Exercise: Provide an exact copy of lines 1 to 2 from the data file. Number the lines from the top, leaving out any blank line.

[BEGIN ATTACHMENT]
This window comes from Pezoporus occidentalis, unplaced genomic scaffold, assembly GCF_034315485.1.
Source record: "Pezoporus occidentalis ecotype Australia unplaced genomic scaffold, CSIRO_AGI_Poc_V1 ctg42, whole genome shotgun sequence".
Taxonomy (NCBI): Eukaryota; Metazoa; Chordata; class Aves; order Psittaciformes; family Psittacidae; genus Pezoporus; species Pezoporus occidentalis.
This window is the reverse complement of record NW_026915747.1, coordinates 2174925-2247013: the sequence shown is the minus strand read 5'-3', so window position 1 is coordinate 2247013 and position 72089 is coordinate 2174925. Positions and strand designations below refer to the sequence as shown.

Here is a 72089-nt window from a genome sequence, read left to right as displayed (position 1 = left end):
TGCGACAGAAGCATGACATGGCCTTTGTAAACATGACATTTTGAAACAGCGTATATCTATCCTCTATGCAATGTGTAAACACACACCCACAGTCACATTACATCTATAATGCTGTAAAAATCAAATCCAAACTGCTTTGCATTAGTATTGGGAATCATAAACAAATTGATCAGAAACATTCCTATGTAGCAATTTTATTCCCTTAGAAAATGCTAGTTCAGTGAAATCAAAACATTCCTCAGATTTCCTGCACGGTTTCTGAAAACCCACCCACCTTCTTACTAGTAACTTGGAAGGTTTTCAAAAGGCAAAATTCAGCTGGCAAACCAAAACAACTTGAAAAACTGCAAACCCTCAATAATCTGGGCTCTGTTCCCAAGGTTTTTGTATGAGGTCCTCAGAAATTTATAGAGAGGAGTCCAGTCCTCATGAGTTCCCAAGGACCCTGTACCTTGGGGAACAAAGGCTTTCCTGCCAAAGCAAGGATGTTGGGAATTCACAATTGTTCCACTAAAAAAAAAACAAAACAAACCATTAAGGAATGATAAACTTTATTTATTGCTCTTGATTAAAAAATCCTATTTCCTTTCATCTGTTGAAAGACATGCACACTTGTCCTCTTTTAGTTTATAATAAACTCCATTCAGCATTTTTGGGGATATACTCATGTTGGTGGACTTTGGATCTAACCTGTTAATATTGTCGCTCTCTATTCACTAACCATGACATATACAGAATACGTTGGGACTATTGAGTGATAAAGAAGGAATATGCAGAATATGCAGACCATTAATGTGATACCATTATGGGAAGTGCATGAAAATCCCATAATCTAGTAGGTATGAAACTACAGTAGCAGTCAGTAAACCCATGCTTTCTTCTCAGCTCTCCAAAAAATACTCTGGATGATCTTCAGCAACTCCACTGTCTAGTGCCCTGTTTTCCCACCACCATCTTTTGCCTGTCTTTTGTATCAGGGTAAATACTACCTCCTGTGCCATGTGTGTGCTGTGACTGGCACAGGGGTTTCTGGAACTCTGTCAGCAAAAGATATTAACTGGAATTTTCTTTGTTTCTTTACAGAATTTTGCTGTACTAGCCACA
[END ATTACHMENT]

This window comes from Pezoporus occidentalis, unplaced genomic scaffold, assembly GCF_034315485.1.
Source record: "Pezoporus occidentalis ecotype Australia unplaced genomic scaffold, CSIRO_AGI_Poc_V1 ctg42, whole genome shotgun sequence".